The Department of Revenue and Taxation will start accepting adult-use cannabis licenses from “responsible officials,” according to Pacific Daily News.
Guam has legalized cannabis for adult use, but there are still some restrictions in place. Adults 21 and older can grow, possess, and consume cannabis, but it is illegal to sell it or trade it for anything of value unless the transaction is conducted by a licensed and permitted cannabis business.
Pacific Daily News reports, there are different licenses for cultivators, manufacturers, testing labs, and retail stores. Residents are not allowed to own more than one type of cannabis business. Residents are barred from owning more than one type of cannabis business license in Guam.
The Guam Legislature passed a bill in 2019 legalizing recreational cannabis. The new law took effect on May 29, and the Department of Revenue and Taxation started accepting applications for responsible official cards in August. The cards are required for those involved in the cannabis industry, such as growers, processors, and retailers.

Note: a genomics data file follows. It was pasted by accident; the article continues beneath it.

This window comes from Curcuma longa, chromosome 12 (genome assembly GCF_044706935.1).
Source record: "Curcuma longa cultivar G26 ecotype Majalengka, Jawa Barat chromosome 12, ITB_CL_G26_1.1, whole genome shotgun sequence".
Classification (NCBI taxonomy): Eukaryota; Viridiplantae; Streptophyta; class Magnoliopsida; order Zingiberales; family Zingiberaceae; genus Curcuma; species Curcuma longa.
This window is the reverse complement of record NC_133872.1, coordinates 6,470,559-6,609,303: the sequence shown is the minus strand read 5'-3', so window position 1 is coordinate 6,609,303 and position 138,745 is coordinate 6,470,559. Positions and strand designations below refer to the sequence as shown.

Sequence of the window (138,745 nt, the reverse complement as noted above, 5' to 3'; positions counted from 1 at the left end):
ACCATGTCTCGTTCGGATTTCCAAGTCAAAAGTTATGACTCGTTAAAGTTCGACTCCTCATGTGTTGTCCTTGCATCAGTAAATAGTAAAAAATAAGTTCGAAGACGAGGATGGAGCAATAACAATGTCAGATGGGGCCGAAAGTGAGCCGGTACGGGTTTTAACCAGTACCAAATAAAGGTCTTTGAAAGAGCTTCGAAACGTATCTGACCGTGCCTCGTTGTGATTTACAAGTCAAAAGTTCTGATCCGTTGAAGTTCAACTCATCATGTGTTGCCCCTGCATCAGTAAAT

Here are the general requirements for the application process:
- Only a “responsible official” approved by the Cannabis Control Board can submit applications, documents and reports for a cannabis business, including applying for an establishment license and a permit to operate.
- A responsible official must be at least 21 years old, must own the business or be responsible for operating the business, and cannot be convicted of manufacturing or distributing Schedule I or Schedule II controlled substances, except for marijuana.
- The responsible official is accountable for any actions by the business owners, officers, managers, employees or agents that violate the recreational cannabis law or the industry rules and regulations.
- It costs $1,000 to apply to be a responsible official, the rules state.
Cannabis businesses are not able to receive a license or operating permit unless there is a government-approved “responsible official” in charge. There will also need to be government-approved “designated transporters” to be able to move the cannabis through the island.
Licenses are for cultivation, manufacturing, testing and retail stores. Licensees can not own or operate more than one type of cannabis business.